Oxyfluoride glass ceramics using silicate glass and various fluoride crystal counterparts which are superior for use in various optical applications.
Composite materials such as glass ceramics are important, functional materials which comprise the best properties of glass and crystalline matter. This provides a chemically stable, thermally, and mechanically-durable material with superior optical properties which are commonly characteristic of much more expensive, but also fragile crystals. This material finds many applications in the household and in industry.
Before beginning our research, we select appropriate chemical compositions for the base glass, with the addition of optically active ions which also act as nucleating agents. Once the materials are selected, all starting ingredients are mixed in the crucible. The mix is then melted in the oven at high temperatures ranging from 1200°C – 1500°C depending on the materials used. Temperatures as high as 1750°C can be reached.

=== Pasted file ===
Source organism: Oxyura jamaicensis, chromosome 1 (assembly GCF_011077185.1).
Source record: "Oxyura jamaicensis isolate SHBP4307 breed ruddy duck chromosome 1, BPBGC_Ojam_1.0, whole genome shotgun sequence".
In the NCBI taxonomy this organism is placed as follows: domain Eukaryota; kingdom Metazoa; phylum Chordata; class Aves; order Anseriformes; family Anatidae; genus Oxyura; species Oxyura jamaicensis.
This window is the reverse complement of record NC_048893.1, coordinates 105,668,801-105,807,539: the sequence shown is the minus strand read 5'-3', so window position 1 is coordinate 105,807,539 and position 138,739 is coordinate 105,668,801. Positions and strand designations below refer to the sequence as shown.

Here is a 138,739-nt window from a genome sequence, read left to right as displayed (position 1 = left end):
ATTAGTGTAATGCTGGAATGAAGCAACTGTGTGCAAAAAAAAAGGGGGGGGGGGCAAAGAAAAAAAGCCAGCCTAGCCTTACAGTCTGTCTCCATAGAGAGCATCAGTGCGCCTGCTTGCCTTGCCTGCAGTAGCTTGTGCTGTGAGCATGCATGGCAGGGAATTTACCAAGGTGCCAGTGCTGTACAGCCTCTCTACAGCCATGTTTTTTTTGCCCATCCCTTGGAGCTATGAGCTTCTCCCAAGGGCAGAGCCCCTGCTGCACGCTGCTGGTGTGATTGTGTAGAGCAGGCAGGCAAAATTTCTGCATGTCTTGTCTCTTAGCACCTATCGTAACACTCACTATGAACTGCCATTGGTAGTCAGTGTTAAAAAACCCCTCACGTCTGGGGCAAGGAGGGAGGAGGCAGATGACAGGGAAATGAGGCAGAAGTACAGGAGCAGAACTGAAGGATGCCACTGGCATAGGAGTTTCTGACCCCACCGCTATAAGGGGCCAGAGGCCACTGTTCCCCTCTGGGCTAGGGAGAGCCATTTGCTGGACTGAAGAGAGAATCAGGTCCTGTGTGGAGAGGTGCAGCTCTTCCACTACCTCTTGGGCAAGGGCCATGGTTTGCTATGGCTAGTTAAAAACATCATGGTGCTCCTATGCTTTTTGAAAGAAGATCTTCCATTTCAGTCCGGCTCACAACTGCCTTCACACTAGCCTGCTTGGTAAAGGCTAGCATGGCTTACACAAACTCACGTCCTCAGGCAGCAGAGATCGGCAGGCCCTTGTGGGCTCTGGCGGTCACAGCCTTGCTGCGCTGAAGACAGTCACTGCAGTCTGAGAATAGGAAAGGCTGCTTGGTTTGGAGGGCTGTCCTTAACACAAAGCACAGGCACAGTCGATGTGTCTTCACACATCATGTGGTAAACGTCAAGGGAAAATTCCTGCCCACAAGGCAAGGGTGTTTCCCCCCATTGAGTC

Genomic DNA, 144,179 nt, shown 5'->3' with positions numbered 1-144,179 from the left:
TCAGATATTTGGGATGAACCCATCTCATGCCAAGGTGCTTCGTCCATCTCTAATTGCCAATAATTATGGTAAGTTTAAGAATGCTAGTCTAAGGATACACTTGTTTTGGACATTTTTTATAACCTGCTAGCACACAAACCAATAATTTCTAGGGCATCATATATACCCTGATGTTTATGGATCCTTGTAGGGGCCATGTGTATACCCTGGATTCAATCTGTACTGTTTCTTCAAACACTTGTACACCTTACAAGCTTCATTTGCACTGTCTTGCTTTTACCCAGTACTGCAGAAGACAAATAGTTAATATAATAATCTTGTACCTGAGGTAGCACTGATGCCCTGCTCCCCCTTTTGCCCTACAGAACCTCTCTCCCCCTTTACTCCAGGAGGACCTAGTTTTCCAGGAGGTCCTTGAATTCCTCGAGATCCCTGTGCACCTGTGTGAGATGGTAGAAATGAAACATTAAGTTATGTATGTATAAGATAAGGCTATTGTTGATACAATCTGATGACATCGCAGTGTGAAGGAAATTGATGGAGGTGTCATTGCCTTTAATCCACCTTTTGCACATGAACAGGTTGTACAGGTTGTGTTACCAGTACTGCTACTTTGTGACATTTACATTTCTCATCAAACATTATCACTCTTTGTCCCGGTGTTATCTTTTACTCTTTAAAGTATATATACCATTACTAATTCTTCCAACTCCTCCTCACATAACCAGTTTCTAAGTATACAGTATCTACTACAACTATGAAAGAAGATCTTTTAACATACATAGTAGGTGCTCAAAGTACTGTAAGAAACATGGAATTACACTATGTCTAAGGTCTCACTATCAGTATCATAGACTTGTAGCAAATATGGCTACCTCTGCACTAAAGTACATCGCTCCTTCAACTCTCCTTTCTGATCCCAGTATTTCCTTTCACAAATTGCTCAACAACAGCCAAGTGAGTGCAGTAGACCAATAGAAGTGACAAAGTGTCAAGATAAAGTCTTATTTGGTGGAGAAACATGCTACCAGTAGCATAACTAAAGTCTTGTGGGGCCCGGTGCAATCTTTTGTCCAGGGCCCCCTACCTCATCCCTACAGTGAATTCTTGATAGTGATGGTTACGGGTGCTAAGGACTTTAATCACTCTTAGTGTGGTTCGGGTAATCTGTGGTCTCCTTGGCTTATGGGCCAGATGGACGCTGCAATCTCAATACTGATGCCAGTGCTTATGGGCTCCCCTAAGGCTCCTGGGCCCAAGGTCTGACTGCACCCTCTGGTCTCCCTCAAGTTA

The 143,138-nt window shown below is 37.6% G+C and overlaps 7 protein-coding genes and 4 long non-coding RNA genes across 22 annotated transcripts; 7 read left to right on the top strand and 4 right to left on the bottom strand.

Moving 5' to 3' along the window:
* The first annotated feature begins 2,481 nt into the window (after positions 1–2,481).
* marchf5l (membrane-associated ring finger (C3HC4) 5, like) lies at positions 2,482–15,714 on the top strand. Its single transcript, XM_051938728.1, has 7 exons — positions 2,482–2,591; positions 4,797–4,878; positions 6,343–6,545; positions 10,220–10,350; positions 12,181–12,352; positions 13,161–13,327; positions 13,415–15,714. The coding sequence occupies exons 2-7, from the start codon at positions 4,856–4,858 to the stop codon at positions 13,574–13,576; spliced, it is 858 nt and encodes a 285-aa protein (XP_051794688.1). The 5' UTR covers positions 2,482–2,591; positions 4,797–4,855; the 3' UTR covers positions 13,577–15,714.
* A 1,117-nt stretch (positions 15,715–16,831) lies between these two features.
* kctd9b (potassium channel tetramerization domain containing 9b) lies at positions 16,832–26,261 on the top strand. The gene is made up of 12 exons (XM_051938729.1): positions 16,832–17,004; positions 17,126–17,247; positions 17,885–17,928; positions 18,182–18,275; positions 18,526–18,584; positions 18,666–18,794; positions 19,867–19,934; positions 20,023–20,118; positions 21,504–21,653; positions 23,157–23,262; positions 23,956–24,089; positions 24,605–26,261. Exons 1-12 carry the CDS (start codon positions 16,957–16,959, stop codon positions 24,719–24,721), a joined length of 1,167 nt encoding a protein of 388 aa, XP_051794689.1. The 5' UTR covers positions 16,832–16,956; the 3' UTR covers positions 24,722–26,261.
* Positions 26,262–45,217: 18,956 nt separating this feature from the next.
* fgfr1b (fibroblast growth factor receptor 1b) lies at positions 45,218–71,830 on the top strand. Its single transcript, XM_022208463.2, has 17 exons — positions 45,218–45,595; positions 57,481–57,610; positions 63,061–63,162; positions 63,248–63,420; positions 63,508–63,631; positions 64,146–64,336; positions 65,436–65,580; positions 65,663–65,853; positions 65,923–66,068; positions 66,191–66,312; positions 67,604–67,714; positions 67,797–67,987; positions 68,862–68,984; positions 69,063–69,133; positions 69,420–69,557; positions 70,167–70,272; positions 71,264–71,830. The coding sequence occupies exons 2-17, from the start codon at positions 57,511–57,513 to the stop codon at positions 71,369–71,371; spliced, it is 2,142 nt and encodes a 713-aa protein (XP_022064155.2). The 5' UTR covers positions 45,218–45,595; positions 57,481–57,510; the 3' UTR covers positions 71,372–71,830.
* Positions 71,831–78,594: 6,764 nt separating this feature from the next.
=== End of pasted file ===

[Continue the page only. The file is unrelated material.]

The melted substance is poured onto a stainless-steel block and immediately covered with another steel cover to provide rapid quenching and thus freezing the substance in a glass state. The raw glass material should be quenched at medium temperatures to release internal stresses under which the material could collapse. The quenched material is now ready for further treatment and manipulation.
Samples of the required size are cut to appropriate sizes and polished to fine optical quality for various analytical procedures. The size of incorporated crystallites depends on this treatment. Crystallites are formed around rare earth ions which also act as crystallisation centres.
The size, shape and even crystallographic structure can be investigated.
Obtained X-ray diffraction patterns directly show the crystallographic configuration of produced crystallites. Their size is temperature dependent.
All oxyfluoride glass-ceramic samples undergo DTA analysis. This method reveals particular phase transitions in the sample and allows us to establish the parameters for further thermal treatment to obtain a successful final product.
We use our versatile laser spectroscopy equipment to characterise optical properties of produced glass ceramics samples.
The structure of electronic centres are investigated with electron paramagnetic resonance spectroscopy (EPR). This method is a fundamental research tool in solid state physics for analysing paramagnetic centres in solid matter.